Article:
Data Services Newsletter

Volume 18 : No 1 : Spring 2016

Mustang PDF/PSD Noise Analysis System

Legacy of QUACK

At the end of December 2015, the QUACK seismic data quality system was fully retired. QUACK contained a popular system for calculating and displaying Power Spectral Density (PSD) and Power Density Function (PDF) information calculated from data flowing into the realtime seismic waveform data collection system known as BUD. The QUACK PSD/PDF system was developed with the help of Dan McNamara and Richard Boaz (see McNamara & Boaz). Experience and knowledge gained in building the QUACK system was used to develop the a PSD/PDF system within the MUSTANG framework.

Overall Design

A program written in the R programming language, adapted from the McNamara/Boaz algorithm, running on multiple Linux computers is responsible for making raw, uncorrected PSD estimates from waveform data retrieved from the http://service/fdsnws/dataselect/1 web service. The output from the R code is written into XML formatted documents which are uploaded to a central internal webservice which in turn writes the values into a Postgres database. A suite of programs written in the Java programming language manage the storage of this information and the compilation of the PSDs into PDFs. Three web services allow users to access to the stored PSD/PDF information.

Instrument Response Correction and Re-Correction

In general, the workflow for calculating PSDs involves (1) reading unit-less time series waveform data into a buffer, (2) time windowing the buffer into segments, (3) transforming to the frequency domain, (4) stacking power amplitudes and finally (5) converting to physical units by the known instrument response. The results of these calculations are then saved. PDFs are then generated by stacking PSDs into histograms. A practical problem with the 1-5 workflow lies with step 5 — namely, that the notion of the instrument response often changes over the course of time. At the IRIS DMC we often receive corrections to metadata long after receiving waveform data. A limitation with QUACK was that when metadata was updated it did not trigger the recalculation of PSDs and PDFs*. With the MUSTANG system, this deficiency has been solved. The raw values from step 4 as well as corrected values in step 5 along with the response information used to make the corrections are stored. On a weekly basis the stored response information is compared with current response information in the IRIS DMC holdings. Any detected changes in response are then applied to the raw values (4) to regenerate the corrected ones (5). This skips computationally expensive steps 1-4. This is a relatively quick operation takes less than half a day to sweep and update the entire holdings in the MUSTANG system. The process of updating PSDs in turn triggers a cascade of updating of PDFs.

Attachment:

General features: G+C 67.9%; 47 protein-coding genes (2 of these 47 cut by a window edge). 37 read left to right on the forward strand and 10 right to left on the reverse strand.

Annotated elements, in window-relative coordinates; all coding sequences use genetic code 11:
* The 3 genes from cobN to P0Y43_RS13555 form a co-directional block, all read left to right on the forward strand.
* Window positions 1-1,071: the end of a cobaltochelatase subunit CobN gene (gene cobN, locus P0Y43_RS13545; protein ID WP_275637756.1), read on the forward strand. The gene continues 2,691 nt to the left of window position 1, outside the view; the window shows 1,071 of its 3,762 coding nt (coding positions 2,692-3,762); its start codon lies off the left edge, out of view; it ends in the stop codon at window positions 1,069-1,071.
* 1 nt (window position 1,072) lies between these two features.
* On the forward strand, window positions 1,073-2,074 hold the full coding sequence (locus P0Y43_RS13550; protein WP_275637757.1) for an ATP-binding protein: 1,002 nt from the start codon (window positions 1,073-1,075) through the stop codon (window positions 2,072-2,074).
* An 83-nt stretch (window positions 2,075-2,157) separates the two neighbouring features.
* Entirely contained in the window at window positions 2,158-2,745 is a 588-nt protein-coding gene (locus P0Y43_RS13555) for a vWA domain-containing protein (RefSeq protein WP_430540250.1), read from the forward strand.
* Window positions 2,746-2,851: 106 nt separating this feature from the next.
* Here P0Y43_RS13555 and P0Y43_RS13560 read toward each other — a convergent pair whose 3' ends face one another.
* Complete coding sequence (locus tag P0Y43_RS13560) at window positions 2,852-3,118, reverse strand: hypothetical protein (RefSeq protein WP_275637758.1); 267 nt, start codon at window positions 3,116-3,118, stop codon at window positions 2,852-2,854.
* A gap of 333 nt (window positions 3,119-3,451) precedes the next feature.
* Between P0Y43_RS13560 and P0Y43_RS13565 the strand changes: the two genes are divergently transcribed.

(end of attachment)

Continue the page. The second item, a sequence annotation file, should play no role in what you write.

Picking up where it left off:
The response information used by the MUSTANG PSD system originates from the web service.

PSD Data Storage

Internally, the QUACK system used ascii text files to store PSD/PDF information. There were two files per channel-day; one for the PSD information and one for the PDF information. This resulted in a large file system containing many millions of files. In the MUSTANG system PSD/PDF information is stored in a set of Postgres database tables. The PSD/PDF information is stored using a simple binary format and is saved in database binary data fields rather than text files. This has proven to be a very efficient and fast means of storing and retrieving the PSD/PDF information.

Each individual PSD is comprised of roughly 90 frequency power pairs and represents one hour of data. PSDs are calculated at hour, and half-hour, overlapping intervals. Typically there are 47 PSDs per channel per day. In the MUSTANG system, one database row is used per channel-day to store PSD information.